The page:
Many migrant farm workers in Manitoba are working directly in the path of the floodwaters in Manitoba, and have had their livelihoods harmed by the flood as much as any other resident of the area. Since the money these workers make goes home to their economically-depressed countries of origin to help support their families, the flood probably has a greater negative impact on these workers than on the average Canadian.

The Winnipeg Free Press recently ran an article on the impact of the flood on migrant workers in the province; Jennifer deGroot, a member of the Migrant Worker Solidarity Network, had her letter to the editor published as Letter of the Day in the Winnipeg Free Press about the challenges these workers face in Canada and the need for them to be covered by any provincial flood compensation scheme. You can find the text of the letter below.

Carol Sanders’ May 18 article, Vegetable pickers might not have to go home, highlights the precarious position of seasonal migrant farm workers in Manitoba, particularly those in the flood zone.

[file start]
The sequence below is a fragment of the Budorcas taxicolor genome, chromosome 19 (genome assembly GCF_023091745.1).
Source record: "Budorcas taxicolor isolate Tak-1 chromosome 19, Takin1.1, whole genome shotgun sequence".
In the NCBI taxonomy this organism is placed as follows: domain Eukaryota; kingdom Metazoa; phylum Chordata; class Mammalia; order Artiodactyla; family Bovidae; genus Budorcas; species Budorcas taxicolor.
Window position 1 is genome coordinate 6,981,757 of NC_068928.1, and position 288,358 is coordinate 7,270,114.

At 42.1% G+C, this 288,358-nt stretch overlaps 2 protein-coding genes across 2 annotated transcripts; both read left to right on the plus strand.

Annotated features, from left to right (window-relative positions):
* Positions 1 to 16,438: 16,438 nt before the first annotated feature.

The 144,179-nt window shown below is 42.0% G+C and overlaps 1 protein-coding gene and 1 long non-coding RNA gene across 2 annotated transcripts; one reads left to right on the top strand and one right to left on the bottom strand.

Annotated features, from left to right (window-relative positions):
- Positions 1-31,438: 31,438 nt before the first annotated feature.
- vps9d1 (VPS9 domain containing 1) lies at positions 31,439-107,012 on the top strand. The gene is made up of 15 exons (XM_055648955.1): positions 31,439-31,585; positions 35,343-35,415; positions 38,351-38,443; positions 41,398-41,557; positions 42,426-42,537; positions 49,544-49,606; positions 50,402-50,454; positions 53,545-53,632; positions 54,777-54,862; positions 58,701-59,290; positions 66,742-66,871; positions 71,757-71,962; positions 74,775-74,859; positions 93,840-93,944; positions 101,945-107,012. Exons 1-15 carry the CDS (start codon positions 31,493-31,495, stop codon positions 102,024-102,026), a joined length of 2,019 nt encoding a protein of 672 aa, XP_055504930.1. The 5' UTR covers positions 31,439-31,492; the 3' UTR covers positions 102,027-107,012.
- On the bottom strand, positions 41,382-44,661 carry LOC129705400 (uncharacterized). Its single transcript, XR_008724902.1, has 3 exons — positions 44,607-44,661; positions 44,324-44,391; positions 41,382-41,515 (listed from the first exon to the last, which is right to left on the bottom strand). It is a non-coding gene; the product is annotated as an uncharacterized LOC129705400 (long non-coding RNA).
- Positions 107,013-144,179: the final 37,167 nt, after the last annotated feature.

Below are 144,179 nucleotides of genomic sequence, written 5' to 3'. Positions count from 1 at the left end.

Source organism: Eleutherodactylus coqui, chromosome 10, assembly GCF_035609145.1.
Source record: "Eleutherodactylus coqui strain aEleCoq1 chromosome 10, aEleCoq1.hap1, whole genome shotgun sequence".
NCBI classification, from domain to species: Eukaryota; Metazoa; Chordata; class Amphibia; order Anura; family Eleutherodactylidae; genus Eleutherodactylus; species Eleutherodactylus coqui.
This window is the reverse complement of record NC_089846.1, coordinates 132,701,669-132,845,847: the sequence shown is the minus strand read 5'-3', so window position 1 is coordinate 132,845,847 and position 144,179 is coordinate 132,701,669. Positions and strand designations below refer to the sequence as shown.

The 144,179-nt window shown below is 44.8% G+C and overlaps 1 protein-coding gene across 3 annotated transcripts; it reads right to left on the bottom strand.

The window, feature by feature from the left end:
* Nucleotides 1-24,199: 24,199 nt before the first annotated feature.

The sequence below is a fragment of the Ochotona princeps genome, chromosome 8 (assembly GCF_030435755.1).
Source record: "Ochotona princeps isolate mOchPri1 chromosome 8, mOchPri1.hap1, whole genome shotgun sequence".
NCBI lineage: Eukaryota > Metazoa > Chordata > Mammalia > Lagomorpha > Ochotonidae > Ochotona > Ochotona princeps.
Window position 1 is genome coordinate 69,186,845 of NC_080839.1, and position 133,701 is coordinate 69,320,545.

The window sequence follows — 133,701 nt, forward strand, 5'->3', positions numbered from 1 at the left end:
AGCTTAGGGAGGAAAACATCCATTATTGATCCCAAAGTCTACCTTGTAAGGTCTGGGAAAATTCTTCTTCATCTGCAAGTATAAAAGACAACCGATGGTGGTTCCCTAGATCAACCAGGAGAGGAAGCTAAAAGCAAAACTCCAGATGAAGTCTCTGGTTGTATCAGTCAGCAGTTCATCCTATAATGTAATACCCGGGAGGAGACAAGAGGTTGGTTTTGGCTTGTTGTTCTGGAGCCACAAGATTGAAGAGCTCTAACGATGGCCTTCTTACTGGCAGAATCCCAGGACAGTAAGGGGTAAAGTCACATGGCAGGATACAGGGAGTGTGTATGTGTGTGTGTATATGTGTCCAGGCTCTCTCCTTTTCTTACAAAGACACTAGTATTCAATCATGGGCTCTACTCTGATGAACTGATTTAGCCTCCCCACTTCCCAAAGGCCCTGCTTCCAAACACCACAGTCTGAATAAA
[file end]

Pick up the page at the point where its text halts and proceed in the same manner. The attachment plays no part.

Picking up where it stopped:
Many Manitobans are unaware that 400-500 workers come from Mexico to Manitoba each growing season to perform demanding physical labour that provides us with vegetables for our tables. Some of these workers have been returning to Manitoba for more than 20 years. Despite their contribution to society, they do not have the option of becoming permanent residents or citizens.

They are also denied provincial health-care coverage. Unlike Saskatchewan and Ontario, the Manitoba government refuses to provide these workers access to health-care coverage. Instead, the workers must rely on the whims of a private insurance provider for their health needs.

The contracts that these workers signed when they came to Canada guarantee them 40 hours of work per week. However, the current flooding has left migrant farm workers uncertain about their income. The Manitoba government has assured farm operators of compensation, giving them hope that they may be able to continue their business tomorrow.

We hope that the compensation packages will not overlook the most vulnerable victims of the 2011 flood and will ensure that migrant farm workers receive compensation for any wages lost so they can continue to provide for their young families at home.

JENNIFER deGROOT

Migrant Workers Solidarity Network